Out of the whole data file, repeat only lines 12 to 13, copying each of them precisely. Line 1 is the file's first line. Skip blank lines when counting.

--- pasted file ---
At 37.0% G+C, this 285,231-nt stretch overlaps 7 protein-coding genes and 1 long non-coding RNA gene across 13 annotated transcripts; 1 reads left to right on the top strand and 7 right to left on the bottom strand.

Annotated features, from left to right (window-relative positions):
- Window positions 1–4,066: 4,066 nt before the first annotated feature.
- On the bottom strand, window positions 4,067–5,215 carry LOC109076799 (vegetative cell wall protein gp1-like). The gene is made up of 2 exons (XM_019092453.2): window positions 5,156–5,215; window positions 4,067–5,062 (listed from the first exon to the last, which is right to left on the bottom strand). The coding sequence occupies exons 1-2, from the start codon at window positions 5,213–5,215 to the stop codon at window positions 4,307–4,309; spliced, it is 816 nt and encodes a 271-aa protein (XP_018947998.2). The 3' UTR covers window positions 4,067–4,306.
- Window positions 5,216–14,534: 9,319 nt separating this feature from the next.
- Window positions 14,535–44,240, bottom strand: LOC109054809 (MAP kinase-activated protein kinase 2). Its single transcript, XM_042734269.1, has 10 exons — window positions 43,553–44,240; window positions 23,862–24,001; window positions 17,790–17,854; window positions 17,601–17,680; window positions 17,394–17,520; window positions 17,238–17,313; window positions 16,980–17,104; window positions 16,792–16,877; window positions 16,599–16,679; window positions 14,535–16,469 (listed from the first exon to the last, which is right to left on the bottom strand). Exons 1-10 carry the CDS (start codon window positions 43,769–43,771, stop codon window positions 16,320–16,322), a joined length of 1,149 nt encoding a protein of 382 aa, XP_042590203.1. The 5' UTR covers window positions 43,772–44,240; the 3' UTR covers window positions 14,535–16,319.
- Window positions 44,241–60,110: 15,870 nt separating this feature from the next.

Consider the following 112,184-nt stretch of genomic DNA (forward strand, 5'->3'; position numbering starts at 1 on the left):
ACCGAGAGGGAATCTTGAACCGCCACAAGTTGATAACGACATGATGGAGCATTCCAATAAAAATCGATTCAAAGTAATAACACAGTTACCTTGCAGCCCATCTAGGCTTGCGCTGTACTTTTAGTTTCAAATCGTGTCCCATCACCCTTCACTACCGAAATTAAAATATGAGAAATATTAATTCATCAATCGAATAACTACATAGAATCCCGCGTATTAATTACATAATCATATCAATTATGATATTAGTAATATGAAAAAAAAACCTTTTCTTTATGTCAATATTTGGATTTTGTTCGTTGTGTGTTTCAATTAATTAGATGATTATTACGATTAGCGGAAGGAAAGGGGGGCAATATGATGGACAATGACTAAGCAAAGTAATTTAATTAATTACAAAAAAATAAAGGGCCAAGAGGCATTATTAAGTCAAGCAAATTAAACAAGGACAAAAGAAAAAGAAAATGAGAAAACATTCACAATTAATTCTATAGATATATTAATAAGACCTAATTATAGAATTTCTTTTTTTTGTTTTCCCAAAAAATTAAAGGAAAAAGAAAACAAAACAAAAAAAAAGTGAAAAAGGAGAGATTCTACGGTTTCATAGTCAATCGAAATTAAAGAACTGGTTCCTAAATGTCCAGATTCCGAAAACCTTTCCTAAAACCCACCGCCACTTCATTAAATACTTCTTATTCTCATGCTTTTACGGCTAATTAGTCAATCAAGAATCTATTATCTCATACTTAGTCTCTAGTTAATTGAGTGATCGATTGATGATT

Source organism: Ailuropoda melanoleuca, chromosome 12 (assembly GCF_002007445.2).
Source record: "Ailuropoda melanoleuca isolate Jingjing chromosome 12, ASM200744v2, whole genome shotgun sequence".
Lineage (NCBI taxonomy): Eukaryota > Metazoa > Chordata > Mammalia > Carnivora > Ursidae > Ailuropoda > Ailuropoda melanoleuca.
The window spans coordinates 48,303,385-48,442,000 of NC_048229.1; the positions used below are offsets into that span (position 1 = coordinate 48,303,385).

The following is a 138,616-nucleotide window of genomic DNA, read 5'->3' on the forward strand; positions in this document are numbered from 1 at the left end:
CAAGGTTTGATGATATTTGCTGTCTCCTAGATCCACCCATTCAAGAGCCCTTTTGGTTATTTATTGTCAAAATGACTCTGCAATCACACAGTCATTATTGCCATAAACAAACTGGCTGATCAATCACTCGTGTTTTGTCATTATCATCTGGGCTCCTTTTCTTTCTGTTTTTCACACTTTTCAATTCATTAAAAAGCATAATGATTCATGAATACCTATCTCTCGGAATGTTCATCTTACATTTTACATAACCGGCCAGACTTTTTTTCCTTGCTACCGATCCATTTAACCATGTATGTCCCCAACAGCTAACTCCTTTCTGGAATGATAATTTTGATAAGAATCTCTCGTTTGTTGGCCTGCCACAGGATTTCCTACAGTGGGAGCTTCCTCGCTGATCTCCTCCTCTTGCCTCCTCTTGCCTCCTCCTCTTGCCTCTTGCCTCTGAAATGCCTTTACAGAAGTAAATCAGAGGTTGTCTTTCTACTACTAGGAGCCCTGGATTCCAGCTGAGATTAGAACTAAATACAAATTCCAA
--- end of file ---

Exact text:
Lineage (NCBI taxonomy): Eukaryota > Metazoa > Chordata > Mammalia > Carnivora > Ursidae > Ailuropoda > Ailuropoda melanoleuca.
The window spans coordinates 48,303,385-48,442,000 of NC_048229.1; the positions used below are offsets into that span (position 1 = coordinate 48,303,385).